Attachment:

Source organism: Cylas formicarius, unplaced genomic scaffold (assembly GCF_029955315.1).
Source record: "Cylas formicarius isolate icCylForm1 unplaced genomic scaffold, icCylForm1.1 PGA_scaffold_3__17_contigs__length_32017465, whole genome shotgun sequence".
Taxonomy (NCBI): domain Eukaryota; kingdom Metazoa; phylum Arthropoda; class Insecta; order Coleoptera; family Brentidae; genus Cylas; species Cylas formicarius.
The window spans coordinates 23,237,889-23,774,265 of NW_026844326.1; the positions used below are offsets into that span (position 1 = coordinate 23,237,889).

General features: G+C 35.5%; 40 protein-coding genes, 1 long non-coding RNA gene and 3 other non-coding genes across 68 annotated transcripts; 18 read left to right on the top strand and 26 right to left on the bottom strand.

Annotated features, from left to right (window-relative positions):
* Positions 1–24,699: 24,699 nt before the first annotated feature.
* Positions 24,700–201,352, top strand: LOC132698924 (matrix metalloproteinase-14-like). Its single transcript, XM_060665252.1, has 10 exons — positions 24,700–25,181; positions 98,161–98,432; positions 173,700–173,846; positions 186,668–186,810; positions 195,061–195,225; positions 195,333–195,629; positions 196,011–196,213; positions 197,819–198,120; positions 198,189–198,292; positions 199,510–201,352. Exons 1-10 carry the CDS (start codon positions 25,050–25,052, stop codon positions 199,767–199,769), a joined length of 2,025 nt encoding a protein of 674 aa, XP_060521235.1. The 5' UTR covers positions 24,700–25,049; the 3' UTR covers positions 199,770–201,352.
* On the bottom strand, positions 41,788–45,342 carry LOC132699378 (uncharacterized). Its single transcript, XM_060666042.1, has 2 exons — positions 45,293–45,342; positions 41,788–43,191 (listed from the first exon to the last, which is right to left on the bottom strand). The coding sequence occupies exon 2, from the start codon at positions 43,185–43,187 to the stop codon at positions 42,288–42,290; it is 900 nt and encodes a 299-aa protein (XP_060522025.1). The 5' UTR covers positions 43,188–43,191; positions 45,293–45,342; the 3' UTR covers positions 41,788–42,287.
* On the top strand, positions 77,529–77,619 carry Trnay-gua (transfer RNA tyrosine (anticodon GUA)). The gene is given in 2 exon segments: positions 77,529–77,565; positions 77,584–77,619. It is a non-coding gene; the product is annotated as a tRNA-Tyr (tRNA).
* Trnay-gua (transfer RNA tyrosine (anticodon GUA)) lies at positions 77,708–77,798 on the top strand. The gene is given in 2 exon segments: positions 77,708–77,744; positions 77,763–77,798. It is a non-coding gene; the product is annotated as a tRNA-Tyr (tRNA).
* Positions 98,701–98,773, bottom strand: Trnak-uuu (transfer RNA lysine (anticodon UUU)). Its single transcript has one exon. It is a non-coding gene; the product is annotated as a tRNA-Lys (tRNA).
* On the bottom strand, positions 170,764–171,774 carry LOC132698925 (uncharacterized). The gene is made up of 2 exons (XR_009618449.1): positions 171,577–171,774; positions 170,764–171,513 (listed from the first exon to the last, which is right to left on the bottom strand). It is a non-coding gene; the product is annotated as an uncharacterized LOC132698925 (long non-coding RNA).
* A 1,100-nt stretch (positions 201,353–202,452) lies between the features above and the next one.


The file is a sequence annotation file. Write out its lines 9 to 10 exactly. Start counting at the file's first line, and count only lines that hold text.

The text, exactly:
* On the bottom strand, positions 41,788–45,342 carry LOC132699378 (uncharacterized). Its single transcript, XM_060666042.1, has 2 exons — positions 45,293–45,342; positions 41,788–43,191 (listed from the first exon to the last, which is right to left on the bottom strand). The coding sequence occupies exon 2, from the start codon at positions 43,185–43,187 to the stop codon at positions 42,288–42,290; it is 900 nt and encodes a 299-aa protein (XP_060522025.1). The 5' UTR covers positions 43,188–43,191; positions 45,293–45,342; the 3' UTR covers positions 41,788–42,287.
* On the top strand, positions 77,529–77,619 carry Trnay-gua (transfer RNA tyrosine (anticodon GUA)). The gene is given in 2 exon segments: positions 77,529–77,565; positions 77,584–77,619. It is a non-coding gene; the product is annotated as a tRNA-Tyr (tRNA).